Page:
What are phytonutrients?
Plants come in different colours, textures and shapes and packed with vitamins, minerals, fibre, and phytonutrients. Plants naturally produce phytochemicals which many like to call phytonutrients to aid growth or protection from predators and pathogens. When we consume plants, those phytochemicals become biologically active in our bodies where they function as antioxidants with powerful anti-inflammatory properties. Humans can’t produce phytochemicals; that’s why we need to make sure to include in our diet a wide variety of plants to rip all the benefits.
What are antioxidants, and why are they essential for skin health?
Many of the benefits offered to our health by phytonutrients come from their role as antioxidants. Antioxidants can protect our cells from damage, fight inflammation, kill cancer cells and promote overall health, including our skin’s health. Antioxidants can neutralise highly reactive, unstable free radicals and reduce oxidative stress caused by these molecules by accumulating in the skin and enhancing the skin cells’ antioxidant defence mechanism.
It’s important because free radicals can affect the skin in many ways. They can alter the cellular membranes’ fatty layers, which provide structure to the cell and control which nutrients can pass in and out. They can do oxidative damage to DNA within cells which can make the skin prone to premature ageing. They can also lead to cross-linking of collagen fibres. It takes place in the skin’s dermis due to hardening collagen and elastin fibres, making them bind together. That’s how permanent wrinkles and skin sagging get created.
In some studies, many phytonutrients have also shown promise as photoprotectants through their actions as antioxidants. The skin is vulnerable to UV damage, which can lead to cancer, which possibly is also affected by oxidative damage and inflammation. That’s why some studies support and encourage diets high in phytonutrients to decrease photoaging and cancer risk.
And that’s not it! Polyphenols are a large family of phytonutrients not only beneficial as antioxidants and photoprotectants, but they also feed good bacteria in the gut! Eating various plants will diversify biome and promote digestion and protect from inflammation keeping the gut happy. A healthy gut is vital for proper nutrient absorption, which is a critical factor in skin health. A balance between antioxidants and free radicals in our body is essential for our health and plays a vital role in preventing diseases and early ageing.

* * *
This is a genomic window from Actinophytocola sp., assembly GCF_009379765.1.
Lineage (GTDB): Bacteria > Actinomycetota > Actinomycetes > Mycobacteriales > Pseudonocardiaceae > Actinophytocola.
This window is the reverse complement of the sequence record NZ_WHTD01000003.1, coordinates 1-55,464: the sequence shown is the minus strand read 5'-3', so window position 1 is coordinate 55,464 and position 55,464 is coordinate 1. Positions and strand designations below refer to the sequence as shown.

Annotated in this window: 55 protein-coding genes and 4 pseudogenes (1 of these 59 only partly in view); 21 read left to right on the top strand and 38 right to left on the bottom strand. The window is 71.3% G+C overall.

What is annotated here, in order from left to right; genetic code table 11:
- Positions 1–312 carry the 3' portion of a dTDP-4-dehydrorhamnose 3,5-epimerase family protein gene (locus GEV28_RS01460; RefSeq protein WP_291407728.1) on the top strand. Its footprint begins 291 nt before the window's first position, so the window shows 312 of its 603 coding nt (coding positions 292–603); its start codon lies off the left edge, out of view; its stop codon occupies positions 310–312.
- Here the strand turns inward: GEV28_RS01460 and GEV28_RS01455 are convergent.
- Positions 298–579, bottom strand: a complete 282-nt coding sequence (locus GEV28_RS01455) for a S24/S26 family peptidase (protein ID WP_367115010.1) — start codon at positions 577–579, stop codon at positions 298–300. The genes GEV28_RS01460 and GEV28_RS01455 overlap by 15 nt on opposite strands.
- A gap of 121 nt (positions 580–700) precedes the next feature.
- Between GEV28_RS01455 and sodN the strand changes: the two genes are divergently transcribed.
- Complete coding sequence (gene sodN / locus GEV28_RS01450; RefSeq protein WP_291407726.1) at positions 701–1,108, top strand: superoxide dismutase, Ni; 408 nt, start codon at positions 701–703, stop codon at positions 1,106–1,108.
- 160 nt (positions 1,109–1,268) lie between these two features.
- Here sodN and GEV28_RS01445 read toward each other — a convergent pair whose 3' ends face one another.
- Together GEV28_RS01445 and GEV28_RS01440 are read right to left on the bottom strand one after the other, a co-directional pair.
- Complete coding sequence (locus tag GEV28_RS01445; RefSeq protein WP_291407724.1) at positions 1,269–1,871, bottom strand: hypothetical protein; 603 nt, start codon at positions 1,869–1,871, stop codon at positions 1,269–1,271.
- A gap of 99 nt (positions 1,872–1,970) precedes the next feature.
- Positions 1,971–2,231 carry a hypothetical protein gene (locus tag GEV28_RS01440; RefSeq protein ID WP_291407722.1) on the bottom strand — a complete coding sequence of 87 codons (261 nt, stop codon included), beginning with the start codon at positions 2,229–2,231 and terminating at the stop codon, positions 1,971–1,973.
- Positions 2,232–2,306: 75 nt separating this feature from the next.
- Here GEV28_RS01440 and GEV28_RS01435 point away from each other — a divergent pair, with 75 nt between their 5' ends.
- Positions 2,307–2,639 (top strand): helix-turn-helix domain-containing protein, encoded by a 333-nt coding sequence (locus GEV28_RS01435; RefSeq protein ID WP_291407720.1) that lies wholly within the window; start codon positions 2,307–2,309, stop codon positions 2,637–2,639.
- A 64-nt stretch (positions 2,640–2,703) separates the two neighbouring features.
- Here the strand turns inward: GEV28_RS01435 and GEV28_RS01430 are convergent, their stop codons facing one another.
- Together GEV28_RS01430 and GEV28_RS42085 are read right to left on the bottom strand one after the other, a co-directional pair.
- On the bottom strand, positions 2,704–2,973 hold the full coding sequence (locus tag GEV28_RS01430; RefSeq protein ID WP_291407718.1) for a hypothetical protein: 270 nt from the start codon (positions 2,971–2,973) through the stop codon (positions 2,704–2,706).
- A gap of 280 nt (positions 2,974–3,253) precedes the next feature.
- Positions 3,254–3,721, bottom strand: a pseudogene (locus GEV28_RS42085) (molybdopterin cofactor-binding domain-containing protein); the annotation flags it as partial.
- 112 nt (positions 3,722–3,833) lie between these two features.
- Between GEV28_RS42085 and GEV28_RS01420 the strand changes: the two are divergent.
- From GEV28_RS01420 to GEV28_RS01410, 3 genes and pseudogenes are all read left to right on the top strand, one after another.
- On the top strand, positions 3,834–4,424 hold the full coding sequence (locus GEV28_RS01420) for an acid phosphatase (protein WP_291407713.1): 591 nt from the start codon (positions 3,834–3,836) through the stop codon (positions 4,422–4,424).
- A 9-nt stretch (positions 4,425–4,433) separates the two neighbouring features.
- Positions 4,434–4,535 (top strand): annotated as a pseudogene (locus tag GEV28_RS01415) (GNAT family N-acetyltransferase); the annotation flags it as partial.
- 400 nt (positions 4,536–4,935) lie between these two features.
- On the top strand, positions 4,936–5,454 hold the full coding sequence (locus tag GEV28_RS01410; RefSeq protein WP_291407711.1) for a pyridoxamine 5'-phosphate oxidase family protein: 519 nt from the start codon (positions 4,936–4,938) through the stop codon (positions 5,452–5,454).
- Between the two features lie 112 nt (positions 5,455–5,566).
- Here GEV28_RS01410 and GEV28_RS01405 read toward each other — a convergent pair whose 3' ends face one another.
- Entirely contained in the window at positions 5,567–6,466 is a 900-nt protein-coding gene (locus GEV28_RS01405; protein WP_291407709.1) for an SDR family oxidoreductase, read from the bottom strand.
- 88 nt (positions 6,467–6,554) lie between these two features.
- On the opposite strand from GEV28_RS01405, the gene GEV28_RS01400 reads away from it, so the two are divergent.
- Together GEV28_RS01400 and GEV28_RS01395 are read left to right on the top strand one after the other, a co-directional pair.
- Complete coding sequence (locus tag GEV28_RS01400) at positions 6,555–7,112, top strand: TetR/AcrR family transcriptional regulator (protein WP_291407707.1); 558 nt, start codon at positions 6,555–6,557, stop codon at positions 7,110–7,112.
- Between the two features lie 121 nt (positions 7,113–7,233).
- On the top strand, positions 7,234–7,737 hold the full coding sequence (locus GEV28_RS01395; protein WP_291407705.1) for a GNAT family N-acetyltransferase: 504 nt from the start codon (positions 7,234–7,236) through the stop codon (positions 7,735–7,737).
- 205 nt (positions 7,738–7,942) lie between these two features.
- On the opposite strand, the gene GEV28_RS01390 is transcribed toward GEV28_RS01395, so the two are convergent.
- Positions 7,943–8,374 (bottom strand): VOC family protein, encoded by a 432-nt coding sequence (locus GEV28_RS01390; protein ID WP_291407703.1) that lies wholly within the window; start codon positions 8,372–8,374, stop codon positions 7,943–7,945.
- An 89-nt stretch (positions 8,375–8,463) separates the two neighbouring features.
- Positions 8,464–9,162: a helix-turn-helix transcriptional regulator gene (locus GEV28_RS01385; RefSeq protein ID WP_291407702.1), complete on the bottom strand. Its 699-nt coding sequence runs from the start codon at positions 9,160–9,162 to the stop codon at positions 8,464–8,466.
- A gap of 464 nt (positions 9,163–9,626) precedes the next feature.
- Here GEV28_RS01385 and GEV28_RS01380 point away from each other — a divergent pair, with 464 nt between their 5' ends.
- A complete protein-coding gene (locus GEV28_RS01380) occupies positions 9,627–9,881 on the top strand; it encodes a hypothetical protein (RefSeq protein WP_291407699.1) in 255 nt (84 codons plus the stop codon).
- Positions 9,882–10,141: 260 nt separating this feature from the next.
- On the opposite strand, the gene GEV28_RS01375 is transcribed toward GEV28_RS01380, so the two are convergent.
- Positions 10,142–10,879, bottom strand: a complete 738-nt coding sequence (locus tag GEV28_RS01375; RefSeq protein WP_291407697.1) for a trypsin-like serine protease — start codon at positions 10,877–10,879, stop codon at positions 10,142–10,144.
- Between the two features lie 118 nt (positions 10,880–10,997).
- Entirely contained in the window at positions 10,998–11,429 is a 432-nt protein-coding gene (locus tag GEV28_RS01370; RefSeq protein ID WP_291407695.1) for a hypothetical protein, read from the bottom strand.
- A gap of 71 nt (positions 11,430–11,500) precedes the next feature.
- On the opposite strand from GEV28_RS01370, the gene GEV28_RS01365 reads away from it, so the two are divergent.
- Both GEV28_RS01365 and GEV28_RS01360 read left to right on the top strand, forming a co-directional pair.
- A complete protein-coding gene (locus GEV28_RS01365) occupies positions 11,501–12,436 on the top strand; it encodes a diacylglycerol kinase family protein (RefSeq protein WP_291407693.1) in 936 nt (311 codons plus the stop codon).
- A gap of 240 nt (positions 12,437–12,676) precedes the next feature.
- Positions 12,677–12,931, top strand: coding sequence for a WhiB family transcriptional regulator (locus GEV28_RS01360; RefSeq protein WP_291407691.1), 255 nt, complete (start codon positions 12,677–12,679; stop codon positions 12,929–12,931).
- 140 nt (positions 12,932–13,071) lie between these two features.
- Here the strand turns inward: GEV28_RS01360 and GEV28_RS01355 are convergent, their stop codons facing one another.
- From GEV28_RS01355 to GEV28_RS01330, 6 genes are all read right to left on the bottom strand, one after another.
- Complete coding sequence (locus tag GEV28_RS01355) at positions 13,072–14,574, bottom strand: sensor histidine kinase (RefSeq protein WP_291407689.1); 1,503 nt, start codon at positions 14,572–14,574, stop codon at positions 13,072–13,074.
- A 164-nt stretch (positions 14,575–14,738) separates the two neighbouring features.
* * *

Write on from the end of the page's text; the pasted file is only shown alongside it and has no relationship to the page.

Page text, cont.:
Types of phytonutrients
There are over 25 000 phytonutrients, but some big groups of phytonutrients are more studied and beneficial for the skin and overall health. Phytonutrients contribute to the colour of plant foods, and by including each colour group into your diet, you’ll get significant exposure to all the beneficial compounds. Usually, the darker colour means, the higher the phytonutrient content. Also eating organic, fresh, steamed or raw is preferable if you want to get the most out of your fruit and veggies.
Fruits and vegetables divided into five colour categories: red, blue/purple, orange/yellow, green and white/brown. The colours are based on phytochemicals acting as pigments. The main groups of skin-loving phytonutrients are:
You can find carotenoids in yellow, orange and red vegetables and fruits and many dark green vegetables. They protect against tissue damage, enhance the immune system and have also been shown to provide the skin with a naturally tanned colour by stimulating melanin synthesis.
Some carotenoids like alpha-carotene, beta-carotene and beta-cryptoxanthin are essential for our health because they are provitamin A carotenoids that the body converts into retinol. Retinol is a form of vitamin A and is necessary for healthy cell turnover and red blood cells production.
Specific carotenoids we need to look out for are: